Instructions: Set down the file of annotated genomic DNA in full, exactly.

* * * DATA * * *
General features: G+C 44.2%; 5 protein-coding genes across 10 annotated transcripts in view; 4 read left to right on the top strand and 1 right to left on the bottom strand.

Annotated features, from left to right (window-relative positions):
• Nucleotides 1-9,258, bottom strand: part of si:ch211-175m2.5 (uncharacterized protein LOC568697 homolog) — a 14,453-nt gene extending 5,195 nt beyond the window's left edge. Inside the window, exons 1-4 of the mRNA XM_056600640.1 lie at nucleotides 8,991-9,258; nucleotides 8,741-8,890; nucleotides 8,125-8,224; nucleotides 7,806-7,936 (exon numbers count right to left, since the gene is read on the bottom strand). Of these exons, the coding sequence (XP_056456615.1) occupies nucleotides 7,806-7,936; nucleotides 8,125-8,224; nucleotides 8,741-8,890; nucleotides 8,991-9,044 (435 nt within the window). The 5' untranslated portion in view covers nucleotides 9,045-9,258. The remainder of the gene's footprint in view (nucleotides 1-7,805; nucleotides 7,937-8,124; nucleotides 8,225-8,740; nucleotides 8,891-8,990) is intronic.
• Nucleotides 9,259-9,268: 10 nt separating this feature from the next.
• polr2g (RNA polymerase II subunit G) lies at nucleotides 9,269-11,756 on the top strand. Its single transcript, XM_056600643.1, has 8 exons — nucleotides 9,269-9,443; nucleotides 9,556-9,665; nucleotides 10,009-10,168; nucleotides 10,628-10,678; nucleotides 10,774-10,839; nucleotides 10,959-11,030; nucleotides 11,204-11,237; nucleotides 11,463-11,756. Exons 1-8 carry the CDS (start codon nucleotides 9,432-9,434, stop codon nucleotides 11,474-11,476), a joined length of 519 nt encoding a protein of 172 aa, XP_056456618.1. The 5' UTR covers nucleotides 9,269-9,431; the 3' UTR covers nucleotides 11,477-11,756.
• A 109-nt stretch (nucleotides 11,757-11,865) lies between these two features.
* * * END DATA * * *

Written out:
General features: G+C 44.2%; 5 protein-coding genes across 10 annotated transcripts in view; 4 read left to right on the top strand and 1 right to left on the bottom strand.

Annotated features, from left to right (window-relative positions):
• Nucleotides 1-9,258, bottom strand: part of si:ch211-175m2.5 (uncharacterized protein LOC568697 homolog) — a 14,453-nt gene extending 5,195 nt beyond the window's left edge. Inside the window, exons 1-4 of the mRNA XM_056600640.1 lie at nucleotides 8,991-9,258; nucleotides 8,741-8,890; nucleotides 8,125-8,224; nucleotides 7,806-7,936 (exon numbers count right to left, since the gene is read on the bottom strand). Of these exons, the coding sequence (XP_056456615.1) occupies nucleotides 7,806-7,936; nucleotides 8,125-8,224; nucleotides 8,741-8,890; nucleotides 8,991-9,044 (435 nt within the window). The 5' untranslated portion in view covers nucleotides 9,045-9,258. The remainder of the gene's footprint in view (nucleotides 1-7,805; nucleotides 7,937-8,124; nucleotides 8,225-8,740; nucleotides 8,891-8,990) is intronic.
• Nucleotides 9,259-9,268: 10 nt separating this feature from the next.
• polr2g (RNA polymerase II subunit G) lies at nucleotides 9,269-11,756 on the top strand. Its single transcript, XM_056600643.1, has 8 exons — nucleotides 9,269-9,443; nucleotides 9,556-9,665; nucleotides 10,009-10,168; nucleotides 10,628-10,678; nucleotides 10,774-10,839; nucleotides 10,959-11,030; nucleotides 11,204-11,237; nucleotides 11,463-11,756. Exons 1-8 carry the CDS (start codon nucleotides 9,432-9,434, stop codon nucleotides 11,474-11,476), a joined length of 519 nt encoding a protein of 172 aa, XP_056456618.1. The 5' UTR covers nucleotides 9,269-9,431; the 3' UTR covers nucleotides 11,477-11,756.
• A 109-nt stretch (nucleotides 11,757-11,865) lies between these two features.